In response to the situation the president of Local Government New Zealand, Lawrence Yule, quite correctly noted that tourism numbers were growing throughout the country and many popular tourism spots were in areas where there was only a small resident population. The local infrastructure had often been built to suit the demands of that population, but not the demands of thousands of tourists.
Previously, in 2015, LGNZ had issued a 10-point funding plan that included canvassing the idea of a ‘visitor levy’ that would be directed to upgrading and extending infrastructure to cater for seasonal demand.
Central government had previously announced a Regional Mid-Sized Tourism Facilities Fund that, with co-funding from local government, would see $12 million spent over four years on infrastructure in communities facing tourism pressures.
Given the cost of infrastructure and the growing tourism numbers this will clearly not be adequate. The idea of a visitor levy has not received support from central government and any talk of additional cost applied to individual visitors is vigorously opposed by the tourism industry.
Debate and discussion around roles, responsibilities and costs in reference to flood management is not new. In 2008 the Ministry for the Environment released a report outlining the issues. Meeting the Challenges of Future Flooding in New Zealand, while not specifically addressing the tourism issue, did note the problems facing many lower income and small rating base areas in relation to infrastructure funding.
The report commented on the variability of flood risk management practice across the country, called for greater integration across all areas of decision-making, and noted the lack of baseline information and the absence of standard risk definitions.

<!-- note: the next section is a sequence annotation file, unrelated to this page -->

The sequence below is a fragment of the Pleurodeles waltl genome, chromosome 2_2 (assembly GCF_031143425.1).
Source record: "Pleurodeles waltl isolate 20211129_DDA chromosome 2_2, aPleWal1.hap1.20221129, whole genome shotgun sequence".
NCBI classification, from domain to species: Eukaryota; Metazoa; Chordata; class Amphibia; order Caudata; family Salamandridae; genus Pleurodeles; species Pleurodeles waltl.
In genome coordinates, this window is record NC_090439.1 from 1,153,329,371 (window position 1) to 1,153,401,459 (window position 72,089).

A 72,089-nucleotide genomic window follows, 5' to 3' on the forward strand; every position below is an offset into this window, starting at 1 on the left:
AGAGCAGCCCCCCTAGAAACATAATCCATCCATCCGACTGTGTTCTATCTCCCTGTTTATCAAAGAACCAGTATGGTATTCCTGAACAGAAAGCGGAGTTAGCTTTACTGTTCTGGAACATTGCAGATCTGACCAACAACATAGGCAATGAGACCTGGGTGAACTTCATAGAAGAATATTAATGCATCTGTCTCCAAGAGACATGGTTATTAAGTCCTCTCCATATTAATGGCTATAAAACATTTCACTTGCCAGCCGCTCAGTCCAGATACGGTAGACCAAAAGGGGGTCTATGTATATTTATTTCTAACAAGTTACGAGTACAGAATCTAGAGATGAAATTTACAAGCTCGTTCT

More recently the Parliamentary Commissioner for the Environment has released several reports addressing the challenges facing coastal communities in relation to potentially rising sea levels.
An extreme rainfall event and particularly high tides in the Wellington region recently highlighted the Commissioner’s concerns. North of Wellington City there were several instances of coastal land and property being swept away and in one case a serious pollution hazard could have arisen. A sewer main was exposed right on the coastline.
The question does need to be asked why such a line was laid in front of beachside properties – a graphic example of the limitations of current flood risk management practice as outlined in the 2008 report.
As noted above, flooding is this country’s most common natural disaster. Perhaps we are now at the point where it is time for central government to take a far greater leadership role. Tourism is a major, and growing, dollar earner and most New Zealanders live close to the coast.
Arguing about where people live or who pays for the infrastructure is not a productive way to proceed. New approaches are required, most particularly in reference to funding innovative and appropriate infrastructure.
• John Pfahlert is chief executive of Water New Zealand. email@example.com
This article was first published in the October 2016 issue of NZ Local Government Magazine.